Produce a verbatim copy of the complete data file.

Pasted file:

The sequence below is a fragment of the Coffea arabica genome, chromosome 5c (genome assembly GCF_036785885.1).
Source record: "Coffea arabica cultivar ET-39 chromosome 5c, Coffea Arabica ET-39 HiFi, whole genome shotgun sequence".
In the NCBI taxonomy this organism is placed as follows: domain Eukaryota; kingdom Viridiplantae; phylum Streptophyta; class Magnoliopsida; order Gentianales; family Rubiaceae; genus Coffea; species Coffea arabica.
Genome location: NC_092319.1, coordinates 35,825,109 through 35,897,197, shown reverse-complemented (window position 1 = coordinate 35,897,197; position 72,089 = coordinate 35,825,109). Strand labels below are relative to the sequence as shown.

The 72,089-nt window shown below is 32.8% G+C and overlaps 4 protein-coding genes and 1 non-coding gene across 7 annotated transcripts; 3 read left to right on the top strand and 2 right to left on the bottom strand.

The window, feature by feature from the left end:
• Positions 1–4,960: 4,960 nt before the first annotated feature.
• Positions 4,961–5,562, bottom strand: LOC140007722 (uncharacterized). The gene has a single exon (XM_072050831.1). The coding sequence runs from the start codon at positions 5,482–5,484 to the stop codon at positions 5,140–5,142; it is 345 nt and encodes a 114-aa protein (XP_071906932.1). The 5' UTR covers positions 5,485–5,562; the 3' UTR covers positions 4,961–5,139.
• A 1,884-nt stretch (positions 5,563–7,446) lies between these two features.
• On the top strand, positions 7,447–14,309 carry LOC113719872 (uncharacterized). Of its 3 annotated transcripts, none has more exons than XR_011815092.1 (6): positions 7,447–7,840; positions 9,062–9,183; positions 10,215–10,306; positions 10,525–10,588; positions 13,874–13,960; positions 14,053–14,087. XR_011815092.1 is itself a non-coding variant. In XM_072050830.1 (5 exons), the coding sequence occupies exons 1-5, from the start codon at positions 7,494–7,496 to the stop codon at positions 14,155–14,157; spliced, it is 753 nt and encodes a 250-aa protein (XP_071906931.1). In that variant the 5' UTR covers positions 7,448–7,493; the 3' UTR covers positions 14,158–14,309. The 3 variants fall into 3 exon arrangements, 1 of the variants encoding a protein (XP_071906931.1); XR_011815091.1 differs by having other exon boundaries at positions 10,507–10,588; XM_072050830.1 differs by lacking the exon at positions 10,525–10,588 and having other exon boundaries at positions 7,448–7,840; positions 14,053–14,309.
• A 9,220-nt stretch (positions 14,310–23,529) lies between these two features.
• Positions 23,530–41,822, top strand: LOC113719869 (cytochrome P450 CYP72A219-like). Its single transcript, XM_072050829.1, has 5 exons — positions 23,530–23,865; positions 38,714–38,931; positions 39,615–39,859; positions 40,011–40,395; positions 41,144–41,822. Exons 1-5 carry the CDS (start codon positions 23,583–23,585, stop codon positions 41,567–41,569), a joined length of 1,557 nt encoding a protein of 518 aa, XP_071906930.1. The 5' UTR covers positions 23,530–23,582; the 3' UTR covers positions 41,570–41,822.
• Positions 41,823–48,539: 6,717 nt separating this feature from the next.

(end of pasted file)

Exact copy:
The sequence below is a fragment of the Coffea arabica genome, chromosome 5c (genome assembly GCF_036785885.1).
Source record: "Coffea arabica cultivar ET-39 chromosome 5c, Coffea Arabica ET-39 HiFi, whole genome shotgun sequence".
In the NCBI taxonomy this organism is placed as follows: domain Eukaryota; kingdom Viridiplantae; phylum Streptophyta; class Magnoliopsida; order Gentianales; family Rubiaceae; genus Coffea; species Coffea arabica.
Genome location: NC_092319.1, coordinates 35,825,109 through 35,897,197, shown reverse-complemented (window position 1 = coordinate 35,897,197; position 72,089 = coordinate 35,825,109). Strand labels below are relative to the sequence as shown.

The 72,089-nt window shown below is 32.8% G+C and overlaps 4 protein-coding genes and 1 non-coding gene across 7 annotated transcripts; 3 read left to right on the top strand and 2 right to left on the bottom strand.

The window, feature by feature from the left end:
• Positions 1–4,960: 4,960 nt before the first annotated feature.
• Positions 4,961–5,562, bottom strand: LOC140007722 (uncharacterized). The gene has a single exon (XM_072050831.1). The coding sequence runs from the start codon at positions 5,482–5,484 to the stop codon at positions 5,140–5,142; it is 345 nt and encodes a 114-aa protein (XP_071906932.1). The 5' UTR covers positions 5,485–5,562; the 3' UTR covers positions 4,961–5,139.
• A 1,884-nt stretch (positions 5,563–7,446) lies between these two features.
• On the top strand, positions 7,447–14,309 carry LOC113719872 (uncharacterized). Of its 3 annotated transcripts, none has more exons than XR_011815092.1 (6): positions 7,447–7,840; positions 9,062–9,183; positions 10,215–10,306; positions 10,525–10,588; positions 13,874–13,960; positions 14,053–14,087. XR_011815092.1 is itself a non-coding variant. In XM_072050830.1 (5 exons), the coding sequence occupies exons 1-5, from the start codon at positions 7,494–7,496 to the stop codon at positions 14,155–14,157; spliced, it is 753 nt and encodes a 250-aa protein (XP_071906931.1). In that variant the 5' UTR covers positions 7,448–7,493; the 3' UTR covers positions 14,158–14,309. The 3 variants fall into 3 exon arrangements, 1 of the variants encoding a protein (XP_071906931.1); XR_011815091.1 differs by having other exon boundaries at positions 10,507–10,588; XM_072050830.1 differs by lacking the exon at positions 10,525–10,588 and having other exon boundaries at positions 7,448–7,840; positions 14,053–14,309.
• A 9,220-nt stretch (positions 14,310–23,529) lies between these two features.
• Positions 23,530–41,822, top strand: LOC113719869 (cytochrome P450 CYP72A219-like). Its single transcript, XM_072050829.1, has 5 exons — positions 23,530–23,865; positions 38,714–38,931; positions 39,615–39,859; positions 40,011–40,395; positions 41,144–41,822. Exons 1-5 carry the CDS (start codon positions 23,583–23,585, stop codon positions 41,567–41,569), a joined length of 1,557 nt encoding a protein of 518 aa, XP_071906930.1. The 5' UTR covers positions 23,530–23,582; the 3' UTR covers positions 41,570–41,822.
• Positions 41,823–48,539: 6,717 nt separating this feature from the next.